Last week, I seized the opportunity to talk about the books I enjoyed most from the last couple of months of 2012. This week, I figure, it’s a good time to talk about what I’m most looking forward to from the first half of 2013.
And console myself for the fact that there’s very little coming out in January that appeals… What is it about January, anyway? Such a horribly depressing month in the northern hemisphere. Oh, yes! Doesn’t Michelle West have a new book out this month? Battle (DAW), the fifth in her House War sequence. I should really get properly caught up with Skirmish so I can read it….
February brings promising things, starting with Necessity’s Child (Baen), the newest Liadenverse novel from Sharon Lee and Steve Miller. A standalone which takes place during the same period as Dragon Ship and stars new, young members of Clan Korval.
Marie Brennan’s A Natural History of Dragons (Tor) is the second February novel that looks impossibly tempting. After wrapping up a secret history set in London in With Fate Conspire, Brennan’s turned yet again to a second-world setting to write the first volume of the memoirs of Lady Trent, Dragon Naturalist. I’m positively giddy with anticipation.
The Best of All Possible Worlds (UK: Quercus/Jo Fletcher, US: Ballantine Del Rey) by Karen Lord is the third of the February trinity: Lord’s second book (after 2010’s much-lauded Redemption in Indigo) marks her science fiction debut, and I’m agog to see what she does in the medium. Redemption in Indigo was such a delightful book, it hardly seems possibly The Best of All Possible Worlds can do it better.
March brings with it five books’ worth of quivering anticipation: those who know me know I’m waiting on Elizabeth Bear’s Shattered Pillars (Tor), the second volume of her Central Asia-reminiscent epic fantasy trilogy (begun in Range of Ghosts) with bated breath. Range of Ghosts felt like the epic fantasy I’d been waiting to read my whole life. I expect Shattered Pillars to do it one better.
New Zealand YA author Karen Healey’s When We Wake (Little, Brown) sounds very promising. “On what should have been the best day of Tegan’s life, she dies,” says the flap copy, and, cryogenically frozen, “wakes up a hundred years in the future” I really enjoyed Healey’s debut, Guardian of the Dead, so I expect great things of her third novel.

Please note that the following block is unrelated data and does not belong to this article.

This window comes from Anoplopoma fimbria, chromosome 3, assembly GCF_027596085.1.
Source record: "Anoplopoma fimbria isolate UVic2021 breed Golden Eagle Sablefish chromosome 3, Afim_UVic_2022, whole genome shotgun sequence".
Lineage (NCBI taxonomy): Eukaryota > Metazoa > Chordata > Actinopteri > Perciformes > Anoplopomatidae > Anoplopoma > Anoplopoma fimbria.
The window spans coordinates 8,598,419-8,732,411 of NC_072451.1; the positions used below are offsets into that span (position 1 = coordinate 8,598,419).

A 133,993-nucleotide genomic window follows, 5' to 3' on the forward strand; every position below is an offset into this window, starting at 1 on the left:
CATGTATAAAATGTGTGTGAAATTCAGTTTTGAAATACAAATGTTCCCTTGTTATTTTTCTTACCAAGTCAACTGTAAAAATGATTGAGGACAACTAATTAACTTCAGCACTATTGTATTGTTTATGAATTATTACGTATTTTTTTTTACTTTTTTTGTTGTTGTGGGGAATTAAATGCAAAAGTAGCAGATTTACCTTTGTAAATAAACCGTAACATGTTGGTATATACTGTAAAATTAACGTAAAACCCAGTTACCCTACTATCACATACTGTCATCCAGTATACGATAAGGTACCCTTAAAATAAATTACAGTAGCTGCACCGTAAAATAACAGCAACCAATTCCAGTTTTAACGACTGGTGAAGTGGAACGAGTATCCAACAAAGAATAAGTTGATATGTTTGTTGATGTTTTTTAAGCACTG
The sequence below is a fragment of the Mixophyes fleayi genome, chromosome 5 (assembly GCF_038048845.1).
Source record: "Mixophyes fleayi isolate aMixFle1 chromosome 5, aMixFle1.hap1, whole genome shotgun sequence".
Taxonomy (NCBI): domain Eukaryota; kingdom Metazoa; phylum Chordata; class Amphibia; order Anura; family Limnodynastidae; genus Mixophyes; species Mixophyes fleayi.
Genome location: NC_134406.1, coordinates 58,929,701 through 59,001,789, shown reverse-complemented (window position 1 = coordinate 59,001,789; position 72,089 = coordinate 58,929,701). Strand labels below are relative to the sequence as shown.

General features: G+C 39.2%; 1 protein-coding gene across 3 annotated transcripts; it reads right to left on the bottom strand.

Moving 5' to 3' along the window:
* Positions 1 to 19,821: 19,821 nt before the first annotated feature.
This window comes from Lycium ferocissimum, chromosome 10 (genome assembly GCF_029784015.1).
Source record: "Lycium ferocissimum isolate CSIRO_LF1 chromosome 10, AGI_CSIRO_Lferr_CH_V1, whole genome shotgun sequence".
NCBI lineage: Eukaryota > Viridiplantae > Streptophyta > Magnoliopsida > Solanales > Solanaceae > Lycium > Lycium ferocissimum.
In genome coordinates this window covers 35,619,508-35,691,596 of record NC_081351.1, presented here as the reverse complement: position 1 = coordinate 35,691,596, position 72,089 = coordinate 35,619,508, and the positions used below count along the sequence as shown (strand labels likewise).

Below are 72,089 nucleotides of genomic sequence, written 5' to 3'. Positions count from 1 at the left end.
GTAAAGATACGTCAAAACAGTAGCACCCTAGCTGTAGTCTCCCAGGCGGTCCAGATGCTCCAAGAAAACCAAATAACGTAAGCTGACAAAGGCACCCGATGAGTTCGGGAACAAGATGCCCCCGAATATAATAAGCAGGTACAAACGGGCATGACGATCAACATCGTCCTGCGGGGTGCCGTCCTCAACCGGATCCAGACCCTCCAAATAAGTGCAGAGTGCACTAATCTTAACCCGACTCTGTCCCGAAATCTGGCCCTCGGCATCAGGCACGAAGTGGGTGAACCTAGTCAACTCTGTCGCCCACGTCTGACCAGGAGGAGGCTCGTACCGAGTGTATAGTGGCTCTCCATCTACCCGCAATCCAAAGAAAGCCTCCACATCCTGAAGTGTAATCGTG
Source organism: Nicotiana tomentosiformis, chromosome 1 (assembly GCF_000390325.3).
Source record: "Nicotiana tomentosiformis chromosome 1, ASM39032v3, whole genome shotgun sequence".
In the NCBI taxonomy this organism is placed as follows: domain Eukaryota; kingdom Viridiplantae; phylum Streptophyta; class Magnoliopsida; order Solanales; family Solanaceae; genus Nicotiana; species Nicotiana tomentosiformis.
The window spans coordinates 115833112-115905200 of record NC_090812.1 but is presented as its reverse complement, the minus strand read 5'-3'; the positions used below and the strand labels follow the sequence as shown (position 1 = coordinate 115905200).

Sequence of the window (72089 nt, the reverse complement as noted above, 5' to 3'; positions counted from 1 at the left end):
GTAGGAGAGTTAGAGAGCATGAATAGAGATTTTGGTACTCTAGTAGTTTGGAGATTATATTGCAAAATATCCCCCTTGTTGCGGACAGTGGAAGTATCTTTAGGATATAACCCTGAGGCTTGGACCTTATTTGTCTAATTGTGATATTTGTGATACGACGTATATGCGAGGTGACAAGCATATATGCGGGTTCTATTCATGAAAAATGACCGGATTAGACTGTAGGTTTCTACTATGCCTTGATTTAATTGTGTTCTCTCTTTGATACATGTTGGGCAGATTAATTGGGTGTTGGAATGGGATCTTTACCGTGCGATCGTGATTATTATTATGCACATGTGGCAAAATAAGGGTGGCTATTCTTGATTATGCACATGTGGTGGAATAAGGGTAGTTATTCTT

Seanan McGuire needs no introduction. Her Discount Armageddon made me giggle, and I’m looking forward to the sequel, Midnight Blue-Light Special (DAW).
“The daughters of a celestial demigod and a human woman, Makeda and Abby were raised by their magical father, the god of growing things… But when her father goes missing, Makeda will have to find her own talent—and reconcile with Abby—if she’s to have a hope of saving him,” says the blurb of Nalo Hopkinson’s Sister Mine (Grand Central). How can I not be enthusiastic?
I know next to nothing about Pierre Pevel’s The High Kingdom, expected in translation from Gollancz. But after the swashbuckling adventures of The Cardinal’s Blades? Yeah, I’ll be there. I’ll definitely be there.
What happens in April? April brings Guy Gavriel Kay’s River of Stars (Roc), a new novel set in the world of his Under Heaven. April was also scheduled to bring Tamora Pierce’s Battle Magic (Scholastic Press), the newest instalment in her long-running Circle of Magic series, but that has since been pushed back to October. If I need to explain why I’m panting to read their newest books… Well. If you do not already know, explanations would take a long time.
April also promises Martha Wells’ Emilie and the Hollow World (Angry Robot/Strange Chemistry), a Young Adult novel from the author of The Element of Fire, one of my favourite books ever. The description alone is enough to stoke my enthusiasm.
There’re only two books I’m looking forward to in May, and they’re both science fiction. I admit I’m anticipating Jack Campbell’s The Lost Fleet: Beyond the Frontier: Guardian (Roc) mostly because by May, I’ll be wanting a hit of SPACE GOES BOOM. But Chris Moriarty’s Ghost Spin (Ballantine Spectra)—which I’ve long-awaited, after Spin Control and Spin State—promises crunchy spiffy spectastic skiffy.
And June is the month of Continuing Epic Fantasy Series, with Kate Elliott’s Cold Steel (Little, Brown/Orbit) promising a resolution of the cliffhanger at the end of the brilliant Cold Fire, Elizabeth Moon’s The Limits of Power (UK: Little, Brown/Orbit, US: Ballantine Del Rey) continuing on from Echoes of Betrayal in the “Paladin’s Legacy” series, and the third book in Andrzej Sapkowski’s “Witcher” series, The Time of Contempt (Gollancz), finally reaching an English-language audience. Sapkowski’s flaws are myriad, particularly with regard to the role of women, but he has his compensations.
So that’s my Hotly Anticipated List of the next sixth months. I expect you guys have your own lists. Have at it!
(Please keep the comments and recommendations focused on writing/media produced by or focusing on women and/or genderqueer people, thanks.)
If it’s the second week of January, Liz Bourke is on a research trip in the frozen wilds of Germany. Eventually her frozen carcass may return, and once again be found complaining @hawkwing_lb on Twitter.